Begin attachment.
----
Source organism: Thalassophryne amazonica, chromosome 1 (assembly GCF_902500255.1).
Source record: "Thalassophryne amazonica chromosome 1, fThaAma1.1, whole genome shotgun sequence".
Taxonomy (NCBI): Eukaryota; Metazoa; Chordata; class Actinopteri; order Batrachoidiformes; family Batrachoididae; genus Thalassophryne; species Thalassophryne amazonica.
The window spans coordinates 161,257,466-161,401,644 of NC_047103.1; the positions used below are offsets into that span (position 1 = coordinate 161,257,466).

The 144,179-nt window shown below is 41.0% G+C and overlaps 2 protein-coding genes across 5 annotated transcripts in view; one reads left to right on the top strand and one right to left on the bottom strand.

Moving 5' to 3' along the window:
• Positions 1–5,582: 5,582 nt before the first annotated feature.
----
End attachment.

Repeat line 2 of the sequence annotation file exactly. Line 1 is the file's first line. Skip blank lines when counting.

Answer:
Source record: "Thalassophryne amazonica chromosome 1, fThaAma1.1, whole genome shotgun sequence".